Labor Pledges $440 Million for School Upgrades, Federation Reform, Better Medicare

By Rebecca Zhu
Rebecca Zhu
Rebecca Zhu
Rebecca Zhu is based in Sydney. She focuses on Australian and New Zealand national affairs.
January 25, 2022Updated: January 25, 2022

Australian Opposition Leader Anthony Albanese has pledged $440 million (US$316 million) to upgrade school facilities and improve student welfare if elected as prime minister.

In a pre-election speech to the National Press Club in Canberra on Jan 25., Albanese said the fund would provide upgrades to ventilation and create outdoor learning areas to make schools safer against COVID-19.

“These children have been among the most vulnerable during this pandemic and they deserve a government that prioritises their protection along with their education,” he said.

The national Labor leader promised that every school would benefit in some way, with the funds to be distributed to “100 percent of its fair funding level.”

It will also bring in more school counsellors, psychologists, and outdoor and sporting activities, he said.

“Education is fundamental and essential to the jobs, productivity and prosperity of the future,” Albanese said. “And education is the biggest and most powerful weapon we have against disadvantage.”

This adds onto Labor’s previous $1.2 billion (US$840 million) tertiary education election promise of adding 465,000 free TAFE places and 20,000 new university places.

“Labor will always be better on health and education than our opponents,” he said.

Epoch Times Photo
Year 12 students pose for a media opportunity following their first HSC exam at Sydney Secondary College in Sydney, Australia, on Nov. 9, 2021. (AAP Image/Mick Tsikas)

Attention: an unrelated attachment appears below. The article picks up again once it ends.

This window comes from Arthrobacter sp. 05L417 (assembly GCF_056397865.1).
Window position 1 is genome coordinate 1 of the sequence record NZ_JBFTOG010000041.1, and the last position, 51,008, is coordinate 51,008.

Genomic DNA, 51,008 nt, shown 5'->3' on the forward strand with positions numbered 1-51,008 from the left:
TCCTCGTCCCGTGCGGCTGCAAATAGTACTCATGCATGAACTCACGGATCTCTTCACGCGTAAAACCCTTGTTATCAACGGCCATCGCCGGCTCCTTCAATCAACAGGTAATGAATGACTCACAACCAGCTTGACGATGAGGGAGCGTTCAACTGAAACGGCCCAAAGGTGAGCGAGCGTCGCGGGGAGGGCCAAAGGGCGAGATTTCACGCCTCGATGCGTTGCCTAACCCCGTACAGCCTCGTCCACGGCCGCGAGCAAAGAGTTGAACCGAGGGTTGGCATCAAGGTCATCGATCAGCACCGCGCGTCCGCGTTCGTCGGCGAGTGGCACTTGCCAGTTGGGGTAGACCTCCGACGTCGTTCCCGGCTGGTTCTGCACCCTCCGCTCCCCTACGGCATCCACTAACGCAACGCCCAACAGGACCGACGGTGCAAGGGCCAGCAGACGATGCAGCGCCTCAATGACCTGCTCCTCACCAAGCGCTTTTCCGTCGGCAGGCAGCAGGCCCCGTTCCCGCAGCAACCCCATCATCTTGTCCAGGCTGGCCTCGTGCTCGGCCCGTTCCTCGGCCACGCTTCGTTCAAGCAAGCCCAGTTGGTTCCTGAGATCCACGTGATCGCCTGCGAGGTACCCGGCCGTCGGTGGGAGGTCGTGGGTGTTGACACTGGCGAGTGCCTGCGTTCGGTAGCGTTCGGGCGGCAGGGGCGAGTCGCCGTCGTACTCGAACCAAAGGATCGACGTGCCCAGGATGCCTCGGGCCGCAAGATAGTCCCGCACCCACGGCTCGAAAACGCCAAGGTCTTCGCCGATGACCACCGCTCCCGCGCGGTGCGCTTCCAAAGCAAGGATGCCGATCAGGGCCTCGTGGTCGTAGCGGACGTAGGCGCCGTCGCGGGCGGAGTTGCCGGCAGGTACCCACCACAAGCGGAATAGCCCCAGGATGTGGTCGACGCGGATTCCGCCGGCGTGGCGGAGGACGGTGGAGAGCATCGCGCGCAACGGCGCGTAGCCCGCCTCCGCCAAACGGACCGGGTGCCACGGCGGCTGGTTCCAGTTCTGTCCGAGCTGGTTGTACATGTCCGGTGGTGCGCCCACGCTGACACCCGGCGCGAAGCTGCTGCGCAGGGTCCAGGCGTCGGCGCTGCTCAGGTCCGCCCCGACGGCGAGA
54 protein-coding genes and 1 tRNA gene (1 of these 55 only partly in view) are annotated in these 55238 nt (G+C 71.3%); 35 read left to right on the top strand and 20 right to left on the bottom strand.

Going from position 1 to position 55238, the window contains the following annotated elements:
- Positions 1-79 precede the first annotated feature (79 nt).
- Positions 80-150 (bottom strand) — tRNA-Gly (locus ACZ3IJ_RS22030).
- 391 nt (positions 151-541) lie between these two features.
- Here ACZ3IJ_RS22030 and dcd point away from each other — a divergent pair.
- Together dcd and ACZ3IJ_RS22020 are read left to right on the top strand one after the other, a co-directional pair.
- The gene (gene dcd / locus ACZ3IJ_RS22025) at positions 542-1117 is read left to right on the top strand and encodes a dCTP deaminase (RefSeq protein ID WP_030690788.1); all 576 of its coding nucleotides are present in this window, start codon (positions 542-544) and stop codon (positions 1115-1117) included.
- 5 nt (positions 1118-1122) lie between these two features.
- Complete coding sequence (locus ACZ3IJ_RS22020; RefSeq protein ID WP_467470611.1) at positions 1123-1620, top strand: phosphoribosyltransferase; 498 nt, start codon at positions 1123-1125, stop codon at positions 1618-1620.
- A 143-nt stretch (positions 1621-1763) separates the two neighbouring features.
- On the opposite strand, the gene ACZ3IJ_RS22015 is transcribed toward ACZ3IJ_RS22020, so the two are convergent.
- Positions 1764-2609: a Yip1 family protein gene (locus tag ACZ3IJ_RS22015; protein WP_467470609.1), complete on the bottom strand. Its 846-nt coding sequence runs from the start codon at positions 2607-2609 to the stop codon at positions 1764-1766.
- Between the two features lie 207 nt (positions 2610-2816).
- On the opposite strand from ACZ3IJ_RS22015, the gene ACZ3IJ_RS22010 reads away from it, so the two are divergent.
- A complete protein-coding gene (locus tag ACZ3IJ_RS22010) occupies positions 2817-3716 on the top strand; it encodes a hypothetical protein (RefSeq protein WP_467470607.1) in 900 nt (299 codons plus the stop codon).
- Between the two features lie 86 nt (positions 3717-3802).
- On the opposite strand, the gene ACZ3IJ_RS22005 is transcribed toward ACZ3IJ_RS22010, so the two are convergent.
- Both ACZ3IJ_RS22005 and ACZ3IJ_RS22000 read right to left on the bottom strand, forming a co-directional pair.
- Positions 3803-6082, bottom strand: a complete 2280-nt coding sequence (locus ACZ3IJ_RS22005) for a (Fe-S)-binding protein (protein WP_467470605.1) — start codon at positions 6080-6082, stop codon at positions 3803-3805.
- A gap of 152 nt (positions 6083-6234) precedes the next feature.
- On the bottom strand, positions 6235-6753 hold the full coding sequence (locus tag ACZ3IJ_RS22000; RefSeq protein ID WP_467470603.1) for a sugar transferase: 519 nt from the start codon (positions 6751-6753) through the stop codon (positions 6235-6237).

Albanese said Australians had been “magnificent” during the COVID-19 crisis and if he is elected, he will “reward these efforts.”

“If I’m successful, the future we are working toward will be demonstrated to Australians by the end of Labor’s first term,” he said. “An Australia with rising living standards across the board, lifted by more secure work, better wages, stronger Medicare, and cheaper childcare.”

Federation reform would be part of his government’s agenda if elected, with Albanese promising greater cooperation between the Commonwealth and state governments.

“After decades of moving toward more national consistency—with technology helping us steadily overcome the distances on our vast continent—what we’ve seen in recent times is a reversal of that once inexorable trend,” he said. “I will change that. I will work with all state and territory leaders, to advance Australia’s common interest for the benefit of all.”

He also pledged to use insights gained from the pandemic to strengthen Medicare, calling it a “proud Australian achievement,” and fix the vulnerabilities in the public health system but he did not provide further details.

“Labor built Medicare,” he said. “Labor has always fought for Medicare, and only Labor will protect Medicare,” he said.

Albanese stopped short on discussing Labor’s plans for taxation.

“No [tax] policy is our policy until we make it,” he said. “It’s not our policy until we announce something and we’ll work all of those issues through.”